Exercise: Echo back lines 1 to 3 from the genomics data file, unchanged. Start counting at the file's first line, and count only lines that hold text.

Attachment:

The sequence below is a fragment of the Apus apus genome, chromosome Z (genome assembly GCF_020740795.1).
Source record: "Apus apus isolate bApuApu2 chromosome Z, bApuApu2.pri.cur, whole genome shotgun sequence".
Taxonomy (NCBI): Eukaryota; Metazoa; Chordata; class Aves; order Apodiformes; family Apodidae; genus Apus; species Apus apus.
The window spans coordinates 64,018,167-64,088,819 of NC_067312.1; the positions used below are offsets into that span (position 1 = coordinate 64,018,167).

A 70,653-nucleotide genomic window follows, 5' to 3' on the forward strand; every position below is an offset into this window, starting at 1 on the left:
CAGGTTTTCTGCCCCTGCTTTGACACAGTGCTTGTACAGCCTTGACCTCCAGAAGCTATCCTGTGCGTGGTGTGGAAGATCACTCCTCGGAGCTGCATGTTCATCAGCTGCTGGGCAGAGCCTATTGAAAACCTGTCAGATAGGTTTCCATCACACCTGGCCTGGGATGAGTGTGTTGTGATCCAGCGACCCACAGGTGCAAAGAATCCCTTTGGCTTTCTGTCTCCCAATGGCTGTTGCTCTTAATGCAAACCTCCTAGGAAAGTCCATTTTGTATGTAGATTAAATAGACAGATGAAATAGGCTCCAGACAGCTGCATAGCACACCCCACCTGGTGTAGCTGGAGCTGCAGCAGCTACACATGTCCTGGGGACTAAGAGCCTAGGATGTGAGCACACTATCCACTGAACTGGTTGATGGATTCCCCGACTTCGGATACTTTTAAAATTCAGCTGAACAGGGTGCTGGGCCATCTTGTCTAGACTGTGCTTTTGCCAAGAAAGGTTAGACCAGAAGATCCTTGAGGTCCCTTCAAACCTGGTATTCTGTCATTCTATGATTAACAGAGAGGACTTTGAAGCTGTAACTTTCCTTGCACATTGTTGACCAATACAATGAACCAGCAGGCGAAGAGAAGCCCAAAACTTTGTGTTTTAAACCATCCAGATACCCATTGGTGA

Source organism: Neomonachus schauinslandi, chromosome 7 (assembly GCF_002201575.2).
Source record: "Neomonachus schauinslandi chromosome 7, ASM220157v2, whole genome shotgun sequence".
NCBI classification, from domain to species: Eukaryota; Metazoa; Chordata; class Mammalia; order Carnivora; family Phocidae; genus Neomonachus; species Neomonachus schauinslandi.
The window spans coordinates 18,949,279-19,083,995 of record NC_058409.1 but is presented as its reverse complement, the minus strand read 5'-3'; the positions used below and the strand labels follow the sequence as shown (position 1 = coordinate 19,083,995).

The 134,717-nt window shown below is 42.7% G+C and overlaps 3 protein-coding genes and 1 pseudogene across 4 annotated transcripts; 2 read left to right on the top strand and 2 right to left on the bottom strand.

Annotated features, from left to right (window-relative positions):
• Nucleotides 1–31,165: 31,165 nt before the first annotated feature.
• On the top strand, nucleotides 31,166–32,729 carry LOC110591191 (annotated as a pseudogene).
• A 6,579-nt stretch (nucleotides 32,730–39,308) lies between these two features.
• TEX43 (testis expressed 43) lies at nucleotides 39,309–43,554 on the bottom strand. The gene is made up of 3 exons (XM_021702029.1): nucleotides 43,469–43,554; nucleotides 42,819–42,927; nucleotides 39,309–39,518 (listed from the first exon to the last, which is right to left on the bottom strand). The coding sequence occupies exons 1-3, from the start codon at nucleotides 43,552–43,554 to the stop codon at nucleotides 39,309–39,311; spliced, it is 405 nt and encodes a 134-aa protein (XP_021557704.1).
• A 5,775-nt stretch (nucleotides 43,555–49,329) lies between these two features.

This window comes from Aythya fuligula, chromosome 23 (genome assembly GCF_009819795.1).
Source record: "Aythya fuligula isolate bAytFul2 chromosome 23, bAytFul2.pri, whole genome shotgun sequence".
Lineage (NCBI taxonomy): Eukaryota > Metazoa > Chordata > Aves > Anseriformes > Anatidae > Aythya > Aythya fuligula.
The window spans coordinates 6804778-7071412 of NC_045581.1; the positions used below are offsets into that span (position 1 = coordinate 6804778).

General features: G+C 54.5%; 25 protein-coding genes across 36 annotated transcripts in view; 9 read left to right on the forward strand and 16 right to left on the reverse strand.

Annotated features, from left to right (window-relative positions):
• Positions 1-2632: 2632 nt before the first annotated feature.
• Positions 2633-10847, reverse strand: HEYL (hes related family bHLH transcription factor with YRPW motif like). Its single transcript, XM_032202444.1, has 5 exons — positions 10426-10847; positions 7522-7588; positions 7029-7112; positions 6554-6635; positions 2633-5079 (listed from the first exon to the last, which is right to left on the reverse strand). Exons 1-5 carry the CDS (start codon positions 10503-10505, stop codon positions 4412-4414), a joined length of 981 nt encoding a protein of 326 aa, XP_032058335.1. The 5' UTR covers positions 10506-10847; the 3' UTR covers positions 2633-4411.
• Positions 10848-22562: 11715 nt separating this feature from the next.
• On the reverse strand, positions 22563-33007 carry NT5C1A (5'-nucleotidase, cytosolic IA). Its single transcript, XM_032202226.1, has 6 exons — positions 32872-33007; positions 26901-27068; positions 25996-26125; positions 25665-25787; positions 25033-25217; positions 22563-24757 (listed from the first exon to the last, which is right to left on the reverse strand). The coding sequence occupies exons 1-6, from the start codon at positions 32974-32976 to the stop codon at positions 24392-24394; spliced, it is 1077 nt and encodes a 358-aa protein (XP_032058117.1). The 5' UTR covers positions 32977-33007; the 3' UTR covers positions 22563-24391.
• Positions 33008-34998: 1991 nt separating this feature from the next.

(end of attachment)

The sequence below is a fragment of the Apus apus genome, chromosome Z (genome assembly GCF_020740795.1).
Source record: "Apus apus isolate bApuApu2 chromosome Z, bApuApu2.pri.cur, whole genome shotgun sequence".
Taxonomy (NCBI): Eukaryota; Metazoa; Chordata; class Aves; order Apodiformes; family Apodidae; genus Apus; species Apus apus.